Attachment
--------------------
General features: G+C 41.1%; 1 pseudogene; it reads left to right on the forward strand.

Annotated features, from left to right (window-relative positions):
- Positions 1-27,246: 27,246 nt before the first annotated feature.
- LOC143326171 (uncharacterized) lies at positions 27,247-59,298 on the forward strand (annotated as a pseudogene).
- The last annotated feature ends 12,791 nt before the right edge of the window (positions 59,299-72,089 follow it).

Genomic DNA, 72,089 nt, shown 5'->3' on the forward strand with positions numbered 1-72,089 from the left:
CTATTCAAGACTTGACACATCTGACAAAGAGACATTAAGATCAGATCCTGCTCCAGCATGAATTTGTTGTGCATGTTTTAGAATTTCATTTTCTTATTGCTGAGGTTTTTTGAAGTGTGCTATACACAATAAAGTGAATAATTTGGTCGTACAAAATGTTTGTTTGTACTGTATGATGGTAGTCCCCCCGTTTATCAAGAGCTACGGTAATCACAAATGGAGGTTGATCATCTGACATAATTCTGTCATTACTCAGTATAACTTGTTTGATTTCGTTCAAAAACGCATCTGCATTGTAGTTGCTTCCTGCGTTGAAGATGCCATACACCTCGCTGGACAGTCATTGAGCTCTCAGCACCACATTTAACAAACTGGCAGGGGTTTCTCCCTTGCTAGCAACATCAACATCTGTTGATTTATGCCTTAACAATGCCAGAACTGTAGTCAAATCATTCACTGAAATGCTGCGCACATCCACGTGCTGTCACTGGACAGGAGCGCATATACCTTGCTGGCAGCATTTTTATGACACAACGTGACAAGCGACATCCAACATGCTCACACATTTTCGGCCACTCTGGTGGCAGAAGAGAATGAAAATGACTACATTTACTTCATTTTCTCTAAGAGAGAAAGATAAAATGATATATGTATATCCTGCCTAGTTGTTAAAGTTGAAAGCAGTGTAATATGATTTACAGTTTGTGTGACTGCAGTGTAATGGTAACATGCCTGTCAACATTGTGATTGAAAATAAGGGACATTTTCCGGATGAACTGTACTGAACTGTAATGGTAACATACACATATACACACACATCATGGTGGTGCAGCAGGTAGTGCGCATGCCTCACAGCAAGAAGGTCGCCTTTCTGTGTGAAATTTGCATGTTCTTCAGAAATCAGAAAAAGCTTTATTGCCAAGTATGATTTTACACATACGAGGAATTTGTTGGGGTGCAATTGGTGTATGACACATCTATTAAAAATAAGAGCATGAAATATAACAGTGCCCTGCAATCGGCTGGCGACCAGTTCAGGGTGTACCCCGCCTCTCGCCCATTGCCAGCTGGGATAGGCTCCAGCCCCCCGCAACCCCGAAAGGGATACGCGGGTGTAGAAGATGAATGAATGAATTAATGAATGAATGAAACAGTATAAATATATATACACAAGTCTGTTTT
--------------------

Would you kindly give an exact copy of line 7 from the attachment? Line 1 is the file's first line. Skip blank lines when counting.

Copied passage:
CTATTCAAGACTTGACACATCTGACAAAGAGACATTAAGATCAGATCCTGCTCCAGCATGAATTTGTTGTGCATGTTTTAGAATTTCATTTTCTTATTGCTGAGGTTTTTTGAAGTGTGCTATACACAATAAAGTGAATAATTTGGTCGTACAAAATGTTTGTTTGTACTGTATGATGGTAGTCCCCCCGTTTATCAAGAGCTACGGTAATCACAAATGGAGGTTGATCATCTGACATAATTCTGTCATTACTCAGTATAACTTGTTTGATTTCGTTCAAAAACGCATCTGCATTGTAGTTGCTTCCTGCGTTGAAGATGCCATACACCTCGCTGGACAGTCATTGAGCTCTCAGCACCACATTTAACAAACTGGCAGGGGTTTCTCCCTTGCTAGCAACATCAACATCTGTTGATTTATGCCTTAACAATGCCAGAACTGTAGTCAAATCATTCACTGAAATGCTGCGCACATCCACGTGCTGTCACTGGACAGGAGCGCATATACCTTGCTGGCAGCATTTTTATGACACAACGTGACAAGCGACATCCAACATGCTCACACATTTTCGGCCACTCTGGTGGCAGAAGAGAATGAAAATGACTACATTTACTTCATTTTCTCTAAGAGAGAAAGATAAAATGATATATGTATATCCTGCCTAGTTGTTAAAGTTGAAAGCAGTGTAATATGATTTACAGTTTGTGTGACTGCAGTGTAATGGTAACATGCCTGTCAACATTGTGATTGAAAATAAGGGACATTTTCCGGATGAACTGTACTGAACTGTAATGGTAACATACACATATACACACACATCATGGTGGTGCAGCAGGTAGTGCGCATGCCTCACAGCAAGAAGGTCGCCTTTCTGTGTGAAATTTGCATGTTCTTCAGAAATCAGAAAAAGCTTTATTGCCAAGTATGATTTTACACATACGAGGAATTTGTTGGGGTGCAATTGGTGTATGACACATCTATTAAAAATAAGAGCATGAAATATAACAGTGCCCTGCAATCGGCTGGCGACCAGTTCAGGGTGTACCCCGCCTCTCGCCCATTGCCAGCTGGGATAGGCTCCAGCCCCCCGCAACCCCGAAAGGGATACGCGGGTGTAGAAGATGAATGAATGAATTAATGAATGAATGAAACAGTATAAATATATATACACAAGTCTGTTTT